"Hydrocarbons are burnt to lift the rocket material, and the rocket then goes into the stratosphere. In the stratosphere, hydrogen sulphide is burnt, and the sulphate particles reflect solar radiation," he explains.
But, alas, that many rockets would be expensive, and probably too expensive.
Let us also eliminate a different obvious plan: a tall solid chimney. Ignoring wind and earthquakes, to avoid buckling a concrete chimney 10km tall would have to have a radius of ≥200m, so a volume of at least 1¼ cubic kilometres, or 46× the quantity used to build the Three Gorges Dam, the structure with the record for the largest amount of concrete used. That is a lot of concrete, and it isn’t obvious how to build the top few miles of the chimney. So this seems to be impractical.
But, happily, an idea intended to be used for power generation could do the task.
The second idea is due to Norman Louat and Louis M. Michaud, to whom it reportedly occurred simultaneously, and this explanation is derived from the latter’s VortexEngine.ca.
Air vortices form naturally and simply: a water temperature of 30°C is sufficient to generate a hurricane. Likewise one can generate a vortex artificially, given a source of heat and some spin applied at the base. The spin can be produced by allowing hot air through angled air entries into a partially-roofed circular chamber. The angled entries generate spin; the heat of the air causes it to rise through the hole in the roof, drawing more air into the chamber and thus generating more spin. As the vortex grows it functions as a chimney, drawing air from the base to the top.
The inventor is selling this for power generation, using as a source of heat the hot water that would otherwise be left to sit in a cooling tower. He claims that using this waste heat would increase a power station’s “power output by up to 40% without any increase in emissions”. With the design optimised to generate power through the turbines in the angled air entries, the following parameters are given.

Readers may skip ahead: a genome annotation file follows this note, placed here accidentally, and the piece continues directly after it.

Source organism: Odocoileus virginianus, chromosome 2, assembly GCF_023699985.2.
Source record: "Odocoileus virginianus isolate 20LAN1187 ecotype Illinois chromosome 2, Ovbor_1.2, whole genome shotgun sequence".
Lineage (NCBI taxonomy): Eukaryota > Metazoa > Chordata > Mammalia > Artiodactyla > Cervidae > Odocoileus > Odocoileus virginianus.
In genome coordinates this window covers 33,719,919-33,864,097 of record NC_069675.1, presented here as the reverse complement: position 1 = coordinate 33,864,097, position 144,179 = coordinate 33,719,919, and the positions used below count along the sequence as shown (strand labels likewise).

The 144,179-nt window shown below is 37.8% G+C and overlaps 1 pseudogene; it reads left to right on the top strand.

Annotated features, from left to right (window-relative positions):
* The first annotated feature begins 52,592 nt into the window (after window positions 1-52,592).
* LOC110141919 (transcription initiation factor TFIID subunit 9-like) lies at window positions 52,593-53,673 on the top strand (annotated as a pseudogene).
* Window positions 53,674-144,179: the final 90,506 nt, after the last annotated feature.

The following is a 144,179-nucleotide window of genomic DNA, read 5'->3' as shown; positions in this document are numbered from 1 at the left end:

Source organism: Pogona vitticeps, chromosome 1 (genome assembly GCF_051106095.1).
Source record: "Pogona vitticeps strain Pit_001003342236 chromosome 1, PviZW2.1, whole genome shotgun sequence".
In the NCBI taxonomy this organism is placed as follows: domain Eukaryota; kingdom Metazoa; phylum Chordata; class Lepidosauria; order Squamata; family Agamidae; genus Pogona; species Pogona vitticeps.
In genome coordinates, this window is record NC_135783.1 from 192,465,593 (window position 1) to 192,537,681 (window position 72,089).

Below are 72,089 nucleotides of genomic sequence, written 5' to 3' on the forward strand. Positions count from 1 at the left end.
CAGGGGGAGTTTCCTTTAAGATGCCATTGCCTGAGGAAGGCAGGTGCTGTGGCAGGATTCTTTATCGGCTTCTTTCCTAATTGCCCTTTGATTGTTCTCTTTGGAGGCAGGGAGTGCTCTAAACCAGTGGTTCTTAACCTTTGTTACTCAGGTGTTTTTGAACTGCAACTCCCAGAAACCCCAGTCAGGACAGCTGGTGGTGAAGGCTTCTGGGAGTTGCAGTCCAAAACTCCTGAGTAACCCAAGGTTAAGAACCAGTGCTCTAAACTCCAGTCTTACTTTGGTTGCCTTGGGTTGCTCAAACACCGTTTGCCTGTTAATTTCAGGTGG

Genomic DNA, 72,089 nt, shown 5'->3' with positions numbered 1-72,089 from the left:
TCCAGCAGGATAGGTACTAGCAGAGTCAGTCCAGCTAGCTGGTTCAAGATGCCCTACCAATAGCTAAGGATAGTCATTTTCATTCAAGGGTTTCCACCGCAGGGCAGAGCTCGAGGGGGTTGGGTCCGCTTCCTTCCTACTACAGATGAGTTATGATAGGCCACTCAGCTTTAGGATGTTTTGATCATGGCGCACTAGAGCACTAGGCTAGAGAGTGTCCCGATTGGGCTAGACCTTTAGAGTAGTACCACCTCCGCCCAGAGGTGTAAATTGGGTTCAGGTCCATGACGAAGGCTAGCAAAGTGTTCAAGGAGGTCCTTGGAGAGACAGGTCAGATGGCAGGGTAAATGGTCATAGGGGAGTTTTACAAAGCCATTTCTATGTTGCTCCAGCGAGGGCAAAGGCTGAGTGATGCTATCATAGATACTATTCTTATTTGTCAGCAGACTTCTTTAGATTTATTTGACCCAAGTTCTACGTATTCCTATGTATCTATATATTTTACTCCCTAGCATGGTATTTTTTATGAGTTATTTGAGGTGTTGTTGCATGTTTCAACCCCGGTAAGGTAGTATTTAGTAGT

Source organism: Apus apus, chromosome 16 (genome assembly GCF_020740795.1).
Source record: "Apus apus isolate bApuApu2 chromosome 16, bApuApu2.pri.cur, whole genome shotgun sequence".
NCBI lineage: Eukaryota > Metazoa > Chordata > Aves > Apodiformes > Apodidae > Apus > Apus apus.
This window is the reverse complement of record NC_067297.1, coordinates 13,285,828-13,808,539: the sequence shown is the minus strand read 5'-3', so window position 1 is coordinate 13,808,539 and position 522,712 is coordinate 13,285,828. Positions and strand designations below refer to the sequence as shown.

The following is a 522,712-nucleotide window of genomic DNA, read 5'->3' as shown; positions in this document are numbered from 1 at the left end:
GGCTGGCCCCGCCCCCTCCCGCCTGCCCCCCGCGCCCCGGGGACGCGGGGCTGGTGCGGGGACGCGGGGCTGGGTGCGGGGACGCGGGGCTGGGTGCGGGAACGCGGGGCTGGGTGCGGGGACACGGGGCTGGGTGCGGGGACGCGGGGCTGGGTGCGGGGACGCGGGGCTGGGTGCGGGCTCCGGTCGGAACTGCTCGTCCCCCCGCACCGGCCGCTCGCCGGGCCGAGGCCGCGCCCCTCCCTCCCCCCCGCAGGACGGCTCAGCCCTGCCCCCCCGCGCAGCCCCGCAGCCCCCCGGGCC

- Circular wall diameter 50 to 200 m
- Circular wall height 30 to 80 m
- Vortex base diameter 20 to 100 m
- Vortex height 1 to 20 km
Note the estimated vortex height. There are three obvious means of control of the vortex, by which a height of ≥10km could be maintained. First, the airflow into the circular chamber can be constricted, allowing any airspeed up to the hardware’s maximum. Second, the temperature of the incoming air can be lowered by pre-mixing it with non-warm air. Third, the humidity of the air could be increased by spraying warm water into it. Also, it might be possible to add other small-scale aerodynamic controls. Testing is required to know whether this would be enough control to maintain a stable vortex that does not leak sulphur into the lower atmosphere.
However, the vortex engine is the subject of a patent. It is assumed that the patent holders would be nice to those attempting to save the planet.
The final machine will need to lift a lot of sulphur: 1 Tg S per year ≈ 2 tonnes per minute. The following quotations are taken from reports published by the U.S. Geological Survey; the first the 2009 Mineral Commodity Summary; second the 2007 Minerals Yearbook.